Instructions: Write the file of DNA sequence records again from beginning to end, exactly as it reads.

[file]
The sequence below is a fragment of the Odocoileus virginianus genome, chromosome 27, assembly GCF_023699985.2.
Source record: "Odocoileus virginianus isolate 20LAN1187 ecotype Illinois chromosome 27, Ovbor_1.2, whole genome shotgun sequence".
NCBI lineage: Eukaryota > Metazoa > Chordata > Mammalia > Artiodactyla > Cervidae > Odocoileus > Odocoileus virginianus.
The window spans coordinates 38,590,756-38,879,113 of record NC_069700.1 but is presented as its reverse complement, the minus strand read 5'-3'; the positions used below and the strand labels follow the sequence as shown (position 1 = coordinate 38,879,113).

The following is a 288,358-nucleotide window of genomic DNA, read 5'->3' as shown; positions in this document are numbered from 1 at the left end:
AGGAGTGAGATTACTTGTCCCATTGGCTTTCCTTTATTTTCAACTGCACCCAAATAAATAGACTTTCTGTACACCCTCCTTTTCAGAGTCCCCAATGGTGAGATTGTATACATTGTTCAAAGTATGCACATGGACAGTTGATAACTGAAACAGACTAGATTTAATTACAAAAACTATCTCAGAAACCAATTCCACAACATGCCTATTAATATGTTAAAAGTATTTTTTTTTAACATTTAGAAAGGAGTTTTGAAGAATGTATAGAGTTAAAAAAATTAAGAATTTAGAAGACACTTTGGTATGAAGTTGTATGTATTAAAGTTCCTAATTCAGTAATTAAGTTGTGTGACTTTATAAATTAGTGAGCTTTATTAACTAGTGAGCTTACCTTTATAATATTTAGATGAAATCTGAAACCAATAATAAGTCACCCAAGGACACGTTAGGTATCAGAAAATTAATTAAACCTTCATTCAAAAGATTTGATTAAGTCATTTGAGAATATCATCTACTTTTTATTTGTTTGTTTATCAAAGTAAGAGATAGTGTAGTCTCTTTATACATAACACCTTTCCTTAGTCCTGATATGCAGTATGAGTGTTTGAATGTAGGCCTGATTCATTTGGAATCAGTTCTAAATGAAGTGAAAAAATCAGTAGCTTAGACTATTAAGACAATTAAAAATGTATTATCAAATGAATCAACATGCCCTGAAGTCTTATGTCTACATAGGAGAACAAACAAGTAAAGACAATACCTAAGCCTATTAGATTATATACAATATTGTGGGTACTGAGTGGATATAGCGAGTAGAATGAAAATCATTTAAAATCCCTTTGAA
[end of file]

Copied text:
The sequence below is a fragment of the Odocoileus virginianus genome, chromosome 27, assembly GCF_023699985.2.
Source record: "Odocoileus virginianus isolate 20LAN1187 ecotype Illinois chromosome 27, Ovbor_1.2, whole genome shotgun sequence".
NCBI lineage: Eukaryota > Metazoa > Chordata > Mammalia > Artiodactyla > Cervidae > Odocoileus > Odocoileus virginianus.
The window spans coordinates 38,590,756-38,879,113 of record NC_069700.1 but is presented as its reverse complement, the minus strand read 5'-3'; the positions used below and the strand labels follow the sequence as shown (position 1 = coordinate 38,879,113).

The following is a 288,358-nucleotide window of genomic DNA, read 5'->3' as shown; positions in this document are numbered from 1 at the left end:
AGGAGTGAGATTACTTGTCCCATTGGCTTTCCTTTATTTTCAACTGCACCCAAATAAATAGACTTTCTGTACACCCTCCTTTTCAGAGTCCCCAATGGTGAGATTGTATACATTGTTCAAAGTATGCACATGGACAGTTGATAACTGAAACAGACTAGATTTAATTACAAAAACTATCTCAGAAACCAATTCCACAACATGCCTATTAATATGTTAAAAGTATTTTTTTTTAACATTTAGAAAGGAGTTTTGAAGAATGTATAGAGTTAAAAAAATTAAGAATTTAGAAGACACTTTGGTATGAAGTTGTATGTATTAAAGTTCCTAATTCAGTAATTAAGTTGTGTGACTTTATAAATTAGTGAGCTTTATTAACTAGTGAGCTTACCTTTATAATATTTAGATGAAATCTGAAACCAATAATAAGTCACCCAAGGACACGTTAGGTATCAGAAAATTAATTAAACCTTCATTCAAAAGATTTGATTAAGTCATTTGAGAATATCATCTACTTTTTATTTGTTTGTTTATCAAAGTAAGAGATAGTGTAGTCTCTTTATACATAACACCTTTCCTTAGTCCTGATATGCAGTATGAGTGTTTGAATGTAGGCCTGATTCATTTGGAATCAGTTCTAAATGAAGTGAAAAAATCAGTAGCTTAGACTATTAAGACAATTAAAAATGTATTATCAAATGAATCAACATGCCCTGAAGTCTTATGTCTACATAGGAGAACAAACAAGTAAAGACAATACCTAAGCCTATTAGATTATATACAATATTGTGGGTACTGAGTGGATATAGCGAGTAGAATGAAAATCATTTAAAATCCCTTTGAA